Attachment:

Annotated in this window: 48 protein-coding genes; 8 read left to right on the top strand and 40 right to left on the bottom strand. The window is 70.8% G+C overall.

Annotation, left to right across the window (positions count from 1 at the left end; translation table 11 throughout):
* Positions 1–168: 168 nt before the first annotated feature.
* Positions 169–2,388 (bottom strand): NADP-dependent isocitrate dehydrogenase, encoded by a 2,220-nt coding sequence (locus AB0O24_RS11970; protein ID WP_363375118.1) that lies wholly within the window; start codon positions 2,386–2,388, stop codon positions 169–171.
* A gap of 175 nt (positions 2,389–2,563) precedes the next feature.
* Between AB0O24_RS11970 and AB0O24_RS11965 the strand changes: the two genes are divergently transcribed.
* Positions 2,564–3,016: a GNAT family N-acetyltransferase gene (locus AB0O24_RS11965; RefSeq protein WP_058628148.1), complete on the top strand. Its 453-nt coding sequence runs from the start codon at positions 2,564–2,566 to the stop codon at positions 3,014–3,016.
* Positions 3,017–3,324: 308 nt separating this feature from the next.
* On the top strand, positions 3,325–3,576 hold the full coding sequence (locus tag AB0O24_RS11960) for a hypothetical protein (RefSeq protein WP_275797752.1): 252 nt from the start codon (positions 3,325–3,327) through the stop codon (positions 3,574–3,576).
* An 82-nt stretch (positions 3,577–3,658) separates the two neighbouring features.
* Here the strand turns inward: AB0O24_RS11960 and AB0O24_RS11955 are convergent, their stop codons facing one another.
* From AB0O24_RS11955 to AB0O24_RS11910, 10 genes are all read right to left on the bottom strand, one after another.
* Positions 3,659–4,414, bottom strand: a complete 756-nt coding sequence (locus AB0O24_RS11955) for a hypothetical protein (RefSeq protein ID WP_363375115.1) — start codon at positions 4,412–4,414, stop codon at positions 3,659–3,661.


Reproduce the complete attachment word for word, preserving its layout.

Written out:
Annotated in this window: 48 protein-coding genes; 8 read left to right on the top strand and 40 right to left on the bottom strand. The window is 70.8% G+C overall.

Annotation, left to right across the window (positions count from 1 at the left end; translation table 11 throughout):
* Positions 1–168: 168 nt before the first annotated feature.
* Positions 169–2,388 (bottom strand): NADP-dependent isocitrate dehydrogenase, encoded by a 2,220-nt coding sequence (locus AB0O24_RS11970; protein ID WP_363375118.1) that lies wholly within the window; start codon positions 2,386–2,388, stop codon positions 169–171.
* A gap of 175 nt (positions 2,389–2,563) precedes the next feature.
* Between AB0O24_RS11970 and AB0O24_RS11965 the strand changes: the two genes are divergently transcribed.
* Positions 2,564–3,016: a GNAT family N-acetyltransferase gene (locus AB0O24_RS11965; RefSeq protein WP_058628148.1), complete on the top strand. Its 453-nt coding sequence runs from the start codon at positions 2,564–2,566 to the stop codon at positions 3,014–3,016.
* Positions 3,017–3,324: 308 nt separating this feature from the next.
* On the top strand, positions 3,325–3,576 hold the full coding sequence (locus tag AB0O24_RS11960) for a hypothetical protein (RefSeq protein WP_275797752.1): 252 nt from the start codon (positions 3,325–3,327) through the stop codon (positions 3,574–3,576).
* An 82-nt stretch (positions 3,577–3,658) separates the two neighbouring features.
* Here the strand turns inward: AB0O24_RS11960 and AB0O24_RS11955 are convergent, their stop codons facing one another.
* From AB0O24_RS11955 to AB0O24_RS11910, 10 genes are all read right to left on the bottom strand, one after another.
* Positions 3,659–4,414, bottom strand: a complete 756-nt coding sequence (locus AB0O24_RS11955) for a hypothetical protein (RefSeq protein ID WP_363375115.1) — start codon at positions 4,412–4,414, stop codon at positions 3,659–3,661.